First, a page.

Russell James Duniphin was born June 10, 1950, at 9:07 a.m. at the Hood River Hospital. He was the oldest of three sons born to Marvin Jack and Irene Duniphin. He attended Pine Grove and Mid-Valley schools and graduated from Wy'east High School in 1968.
Russell always loved sports and played basketball and Babe Ruth baseball in his high school years. He was always proud of his no-run, no-hit, no-error baseball game he pitched under the coaching of Jerry Williams. He was also active in Civil Air Patrol and Boy Scouts.
He started his motel/restaurant training in his senior year at what was then Eddie Mays Inn (now the Hood River Inn). He went on to become one of the assistant managers at the Spanish Head Inn before moving to Sacramento, Calif., to manage Colony Kitchen Restaurant.
He returned to Hood River to manage the new VIP's restaurant until it burned. He worked in Twin Falls, Idaho, for several years before moving to Moses Lake, Wash., where he was one of the top managers for the Dollar Tree chain and where he met and married his wife of nine years, Stacy Frey. He was known for being a loyal, dedicated hard worker and fair to all his employees.
Russell loved fishing and when he and his grandfather went fishing it was always questionable as to who caught the biggest fish or how big the one that got away was. He loved growing flowers as well as veggies and he and his mom always competed as to who had the prettiest flower garden or who grew the most beautiful biggest flowers.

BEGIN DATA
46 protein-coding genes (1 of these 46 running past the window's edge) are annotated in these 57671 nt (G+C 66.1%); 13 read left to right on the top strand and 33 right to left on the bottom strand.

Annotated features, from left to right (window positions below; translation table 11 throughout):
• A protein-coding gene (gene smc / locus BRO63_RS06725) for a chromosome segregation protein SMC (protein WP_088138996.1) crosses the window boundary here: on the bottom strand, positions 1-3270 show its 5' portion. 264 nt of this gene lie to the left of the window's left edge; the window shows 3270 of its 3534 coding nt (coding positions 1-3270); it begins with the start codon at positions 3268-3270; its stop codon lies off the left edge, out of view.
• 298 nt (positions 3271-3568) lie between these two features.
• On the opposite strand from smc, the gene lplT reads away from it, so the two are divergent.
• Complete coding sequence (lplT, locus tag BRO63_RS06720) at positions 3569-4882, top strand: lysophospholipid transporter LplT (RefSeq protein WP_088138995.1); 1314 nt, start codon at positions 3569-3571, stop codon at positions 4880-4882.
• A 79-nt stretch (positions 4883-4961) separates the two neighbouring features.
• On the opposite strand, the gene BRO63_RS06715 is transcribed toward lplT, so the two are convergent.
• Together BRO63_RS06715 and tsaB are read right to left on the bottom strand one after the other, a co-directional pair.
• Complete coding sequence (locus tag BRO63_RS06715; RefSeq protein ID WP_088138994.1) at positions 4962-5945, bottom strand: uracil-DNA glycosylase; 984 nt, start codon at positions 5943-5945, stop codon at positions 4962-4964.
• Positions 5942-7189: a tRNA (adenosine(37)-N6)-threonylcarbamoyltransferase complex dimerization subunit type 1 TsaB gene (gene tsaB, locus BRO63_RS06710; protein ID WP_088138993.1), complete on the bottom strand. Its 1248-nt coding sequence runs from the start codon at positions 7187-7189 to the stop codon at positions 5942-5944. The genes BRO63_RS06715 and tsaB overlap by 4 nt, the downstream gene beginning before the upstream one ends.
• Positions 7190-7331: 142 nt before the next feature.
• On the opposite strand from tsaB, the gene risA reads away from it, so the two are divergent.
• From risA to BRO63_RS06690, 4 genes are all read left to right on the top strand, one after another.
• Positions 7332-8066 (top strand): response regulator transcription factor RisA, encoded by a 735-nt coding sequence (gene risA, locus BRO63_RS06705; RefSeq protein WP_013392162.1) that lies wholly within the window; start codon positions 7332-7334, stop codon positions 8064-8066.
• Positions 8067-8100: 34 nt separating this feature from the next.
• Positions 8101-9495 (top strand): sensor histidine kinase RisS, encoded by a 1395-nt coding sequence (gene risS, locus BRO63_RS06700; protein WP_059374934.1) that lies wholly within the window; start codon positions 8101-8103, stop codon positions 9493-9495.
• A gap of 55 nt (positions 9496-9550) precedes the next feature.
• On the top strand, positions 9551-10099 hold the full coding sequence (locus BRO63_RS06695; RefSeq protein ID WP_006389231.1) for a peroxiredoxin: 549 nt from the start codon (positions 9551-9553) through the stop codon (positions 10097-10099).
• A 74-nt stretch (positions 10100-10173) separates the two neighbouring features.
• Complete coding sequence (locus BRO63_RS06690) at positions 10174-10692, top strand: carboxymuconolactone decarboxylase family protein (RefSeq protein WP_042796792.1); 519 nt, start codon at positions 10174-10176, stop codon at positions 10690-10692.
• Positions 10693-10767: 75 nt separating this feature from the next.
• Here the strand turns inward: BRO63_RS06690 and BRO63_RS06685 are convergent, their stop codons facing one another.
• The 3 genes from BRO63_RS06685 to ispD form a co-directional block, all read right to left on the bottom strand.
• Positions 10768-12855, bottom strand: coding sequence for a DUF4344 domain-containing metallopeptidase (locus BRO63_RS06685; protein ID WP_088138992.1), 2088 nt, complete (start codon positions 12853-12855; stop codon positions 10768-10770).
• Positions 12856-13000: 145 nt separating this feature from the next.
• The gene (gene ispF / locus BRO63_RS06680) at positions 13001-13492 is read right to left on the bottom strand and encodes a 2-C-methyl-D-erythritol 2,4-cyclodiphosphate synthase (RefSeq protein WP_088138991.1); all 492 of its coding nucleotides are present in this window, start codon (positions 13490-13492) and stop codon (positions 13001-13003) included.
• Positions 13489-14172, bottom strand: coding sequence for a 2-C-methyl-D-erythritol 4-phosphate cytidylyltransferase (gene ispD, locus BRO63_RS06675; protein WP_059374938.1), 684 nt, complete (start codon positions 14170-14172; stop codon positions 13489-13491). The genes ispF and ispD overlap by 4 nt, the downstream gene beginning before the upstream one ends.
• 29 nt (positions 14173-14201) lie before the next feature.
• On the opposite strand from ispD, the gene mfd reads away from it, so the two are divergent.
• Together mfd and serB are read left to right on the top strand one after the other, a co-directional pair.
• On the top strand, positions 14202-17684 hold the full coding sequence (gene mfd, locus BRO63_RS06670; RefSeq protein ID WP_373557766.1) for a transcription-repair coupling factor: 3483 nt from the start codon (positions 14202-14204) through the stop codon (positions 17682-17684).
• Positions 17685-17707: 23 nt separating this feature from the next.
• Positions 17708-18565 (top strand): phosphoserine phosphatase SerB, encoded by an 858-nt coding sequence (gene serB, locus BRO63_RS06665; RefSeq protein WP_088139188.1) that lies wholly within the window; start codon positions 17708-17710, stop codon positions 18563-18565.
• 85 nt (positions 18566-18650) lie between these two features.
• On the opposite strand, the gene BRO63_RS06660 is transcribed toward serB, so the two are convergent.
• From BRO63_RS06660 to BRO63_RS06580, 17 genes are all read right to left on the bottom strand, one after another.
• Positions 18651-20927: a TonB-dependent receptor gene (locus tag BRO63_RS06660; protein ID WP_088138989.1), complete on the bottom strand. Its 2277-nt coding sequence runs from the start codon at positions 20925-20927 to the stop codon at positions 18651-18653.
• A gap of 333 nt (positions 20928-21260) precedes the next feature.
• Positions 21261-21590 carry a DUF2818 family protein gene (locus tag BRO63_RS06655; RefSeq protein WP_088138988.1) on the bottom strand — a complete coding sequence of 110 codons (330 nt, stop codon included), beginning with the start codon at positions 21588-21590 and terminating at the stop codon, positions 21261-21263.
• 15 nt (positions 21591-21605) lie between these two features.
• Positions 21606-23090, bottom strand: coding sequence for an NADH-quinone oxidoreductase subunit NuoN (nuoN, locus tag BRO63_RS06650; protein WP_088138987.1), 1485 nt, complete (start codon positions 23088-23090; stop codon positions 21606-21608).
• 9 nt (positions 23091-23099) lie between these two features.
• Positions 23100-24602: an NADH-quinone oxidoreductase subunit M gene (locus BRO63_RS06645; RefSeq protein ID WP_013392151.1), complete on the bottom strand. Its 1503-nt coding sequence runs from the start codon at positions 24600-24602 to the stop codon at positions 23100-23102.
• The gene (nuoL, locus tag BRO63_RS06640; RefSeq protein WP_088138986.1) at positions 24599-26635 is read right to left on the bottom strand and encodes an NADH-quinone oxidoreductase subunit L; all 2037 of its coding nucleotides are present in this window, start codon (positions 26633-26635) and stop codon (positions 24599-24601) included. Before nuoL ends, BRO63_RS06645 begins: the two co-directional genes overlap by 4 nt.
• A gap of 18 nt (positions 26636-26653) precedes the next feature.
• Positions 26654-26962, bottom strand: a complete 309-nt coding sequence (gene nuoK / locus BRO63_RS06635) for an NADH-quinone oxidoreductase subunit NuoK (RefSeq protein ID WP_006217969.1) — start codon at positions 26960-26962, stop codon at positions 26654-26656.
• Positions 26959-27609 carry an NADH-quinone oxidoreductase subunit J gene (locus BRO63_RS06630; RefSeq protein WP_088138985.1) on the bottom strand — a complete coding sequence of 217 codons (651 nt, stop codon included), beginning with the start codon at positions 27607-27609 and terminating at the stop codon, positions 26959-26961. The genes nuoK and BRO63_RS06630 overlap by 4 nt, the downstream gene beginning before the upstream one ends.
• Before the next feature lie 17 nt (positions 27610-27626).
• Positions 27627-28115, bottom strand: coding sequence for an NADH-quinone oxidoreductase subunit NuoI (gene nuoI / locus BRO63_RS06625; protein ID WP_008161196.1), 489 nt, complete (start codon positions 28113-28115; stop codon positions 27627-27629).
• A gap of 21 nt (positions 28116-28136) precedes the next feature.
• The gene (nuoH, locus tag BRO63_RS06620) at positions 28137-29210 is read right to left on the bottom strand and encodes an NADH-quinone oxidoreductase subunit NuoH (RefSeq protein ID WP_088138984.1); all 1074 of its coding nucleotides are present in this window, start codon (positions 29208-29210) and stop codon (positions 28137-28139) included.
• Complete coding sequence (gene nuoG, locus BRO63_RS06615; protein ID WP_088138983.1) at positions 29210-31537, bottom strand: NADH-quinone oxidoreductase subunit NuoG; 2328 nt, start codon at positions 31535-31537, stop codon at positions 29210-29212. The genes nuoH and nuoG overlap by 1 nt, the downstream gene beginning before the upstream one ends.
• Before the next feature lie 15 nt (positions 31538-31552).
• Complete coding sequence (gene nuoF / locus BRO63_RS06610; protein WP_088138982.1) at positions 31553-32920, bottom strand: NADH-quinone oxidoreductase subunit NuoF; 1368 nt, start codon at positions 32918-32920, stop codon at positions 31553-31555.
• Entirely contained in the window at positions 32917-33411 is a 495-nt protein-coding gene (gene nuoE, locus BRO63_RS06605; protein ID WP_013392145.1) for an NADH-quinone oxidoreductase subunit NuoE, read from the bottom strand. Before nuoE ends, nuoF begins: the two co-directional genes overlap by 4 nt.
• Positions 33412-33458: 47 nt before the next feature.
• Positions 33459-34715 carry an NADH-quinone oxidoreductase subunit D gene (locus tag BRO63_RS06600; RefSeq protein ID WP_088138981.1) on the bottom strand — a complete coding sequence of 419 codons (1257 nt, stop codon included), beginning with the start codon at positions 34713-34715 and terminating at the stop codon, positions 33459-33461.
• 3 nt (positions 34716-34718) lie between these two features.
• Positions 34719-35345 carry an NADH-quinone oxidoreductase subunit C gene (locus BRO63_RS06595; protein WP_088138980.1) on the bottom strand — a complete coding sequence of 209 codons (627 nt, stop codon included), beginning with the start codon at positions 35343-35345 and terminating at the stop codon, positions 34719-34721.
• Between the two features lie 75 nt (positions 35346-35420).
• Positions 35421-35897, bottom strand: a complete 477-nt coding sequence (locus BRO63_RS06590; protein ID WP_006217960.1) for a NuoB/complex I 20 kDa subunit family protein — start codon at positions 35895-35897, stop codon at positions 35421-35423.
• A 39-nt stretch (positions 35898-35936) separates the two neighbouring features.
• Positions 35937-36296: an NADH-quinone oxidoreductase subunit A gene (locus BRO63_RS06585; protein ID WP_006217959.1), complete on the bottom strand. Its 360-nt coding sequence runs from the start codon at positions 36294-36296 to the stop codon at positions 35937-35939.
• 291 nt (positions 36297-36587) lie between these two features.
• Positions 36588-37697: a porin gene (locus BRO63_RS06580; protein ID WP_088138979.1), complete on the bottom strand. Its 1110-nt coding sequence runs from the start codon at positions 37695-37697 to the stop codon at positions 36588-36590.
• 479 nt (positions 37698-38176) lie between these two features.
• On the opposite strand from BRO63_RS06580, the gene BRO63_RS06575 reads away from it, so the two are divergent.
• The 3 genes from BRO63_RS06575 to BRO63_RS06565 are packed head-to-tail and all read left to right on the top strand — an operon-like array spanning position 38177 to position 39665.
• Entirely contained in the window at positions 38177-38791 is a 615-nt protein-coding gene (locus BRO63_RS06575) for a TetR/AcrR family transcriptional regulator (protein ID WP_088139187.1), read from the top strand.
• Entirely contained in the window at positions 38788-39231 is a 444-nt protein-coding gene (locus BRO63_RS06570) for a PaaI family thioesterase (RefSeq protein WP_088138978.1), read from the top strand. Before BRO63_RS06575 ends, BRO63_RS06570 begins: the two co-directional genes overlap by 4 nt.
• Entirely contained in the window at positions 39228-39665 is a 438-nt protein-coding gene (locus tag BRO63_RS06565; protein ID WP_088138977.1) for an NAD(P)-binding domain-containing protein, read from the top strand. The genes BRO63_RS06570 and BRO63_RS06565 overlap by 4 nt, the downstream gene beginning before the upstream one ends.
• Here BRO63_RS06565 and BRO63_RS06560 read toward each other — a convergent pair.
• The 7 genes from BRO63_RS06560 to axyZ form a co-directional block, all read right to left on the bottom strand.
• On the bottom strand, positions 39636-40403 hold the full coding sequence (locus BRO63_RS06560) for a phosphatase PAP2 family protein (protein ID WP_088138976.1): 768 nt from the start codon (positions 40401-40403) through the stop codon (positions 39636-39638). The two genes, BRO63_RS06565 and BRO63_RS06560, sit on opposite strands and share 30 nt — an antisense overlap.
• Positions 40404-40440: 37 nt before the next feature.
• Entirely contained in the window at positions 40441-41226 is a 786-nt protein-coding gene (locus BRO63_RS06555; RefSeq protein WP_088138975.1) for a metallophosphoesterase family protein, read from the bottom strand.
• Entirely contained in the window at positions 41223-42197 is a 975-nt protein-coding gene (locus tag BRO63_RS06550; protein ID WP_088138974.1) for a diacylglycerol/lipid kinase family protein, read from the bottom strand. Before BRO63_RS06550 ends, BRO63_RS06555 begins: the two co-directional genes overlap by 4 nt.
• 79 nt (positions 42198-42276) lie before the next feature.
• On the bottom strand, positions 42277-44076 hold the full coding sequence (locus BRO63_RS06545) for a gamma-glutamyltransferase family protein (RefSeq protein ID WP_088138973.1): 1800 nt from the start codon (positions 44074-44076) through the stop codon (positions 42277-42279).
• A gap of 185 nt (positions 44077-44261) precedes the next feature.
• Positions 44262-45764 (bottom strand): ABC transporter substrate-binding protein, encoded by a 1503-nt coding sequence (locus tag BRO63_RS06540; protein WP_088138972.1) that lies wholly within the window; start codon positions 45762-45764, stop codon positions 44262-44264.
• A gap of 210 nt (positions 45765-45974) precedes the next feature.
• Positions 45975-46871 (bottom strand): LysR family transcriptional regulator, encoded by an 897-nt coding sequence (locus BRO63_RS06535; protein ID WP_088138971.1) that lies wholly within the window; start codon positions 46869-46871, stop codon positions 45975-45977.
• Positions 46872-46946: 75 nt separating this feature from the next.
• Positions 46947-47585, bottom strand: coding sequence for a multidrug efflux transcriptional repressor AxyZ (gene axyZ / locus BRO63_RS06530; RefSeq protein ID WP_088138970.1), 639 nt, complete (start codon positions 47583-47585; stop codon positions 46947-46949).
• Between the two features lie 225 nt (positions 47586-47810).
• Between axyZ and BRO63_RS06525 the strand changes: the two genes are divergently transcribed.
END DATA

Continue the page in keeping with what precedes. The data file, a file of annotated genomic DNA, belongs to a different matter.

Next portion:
Russell was a compassionate person and once he and his friend Don Johnson found a hurt skunk and he brought it home to be cared for. Fortunately the skunk left before it took up residence at their house.
Russell was very independent and once when he was almost 4 years old they were going to visit his grandparents and he wanted to drive his little blue pedal car instead of going with his parents in their car. They drove on down the road out of his sight and waited a few minutes; when he didn't show up they went back to get him and he was sitting in his little car crying and he said "Daddy was driving too fast."
When he came to Hood River and went back home if he didn't call after a certain length of time to let his mom know he got home OK, she'd call him and he'd tell her "I took the slow boat to China and it hasn't come to the Columbia River yet, but I'm OK." He enjoyed his visits to Hood River meeting with family and old schoolmates, especial Rocky Rice.
Russell was very protective of his two younger brothers when they were small. He was always giving a helping hand to his two sons, Jason and James. He was proud of his family and was always respectful and caring for his parents.
He was proud of his Indian heritage and being a Native American. He looked forward to retiring and his dream of going on a dinosaur dig.
Russell was very much loved and will be greatly missed by his wife, Stacy; sons Jason and James; grandson Jordon; parents Marvin Jack and Irene Duniphin; brothers Stuart and Chris and sister-in-law Shelly; uncle, Don; aunts Nokie "No No," Nita, Naveline, Ti-wa-wa (Tallulah) and Mildred; nephews Scott and Alex; nieces Miranda, Chrissy and Gaby; and numerous cousins and friends.
He lost the battle after four and a half months with a very rare form of cancer on Dec. 24, 2011, when he passed at The Washington Medical Center of Seattle, Wash.
A memorial service is planned for 11 a.m. Saturday, Jan. 14, at River of Life Assembly of God Church, 979 Tucker Road, Hood River. Memorials are encouraged to St. Jude's in hopes that a cure for all forms of cancer can be found to save other children in memory of Russell.
Arrangements are under the direction of Anderson's Tribute Center (Funerals, Receptions, Cremations), 1401 Belmont Ave., Hood River, OR 97031; 541-386-1000. Please visit www.andersonstributecenter.com to leave a note of condolence for family.
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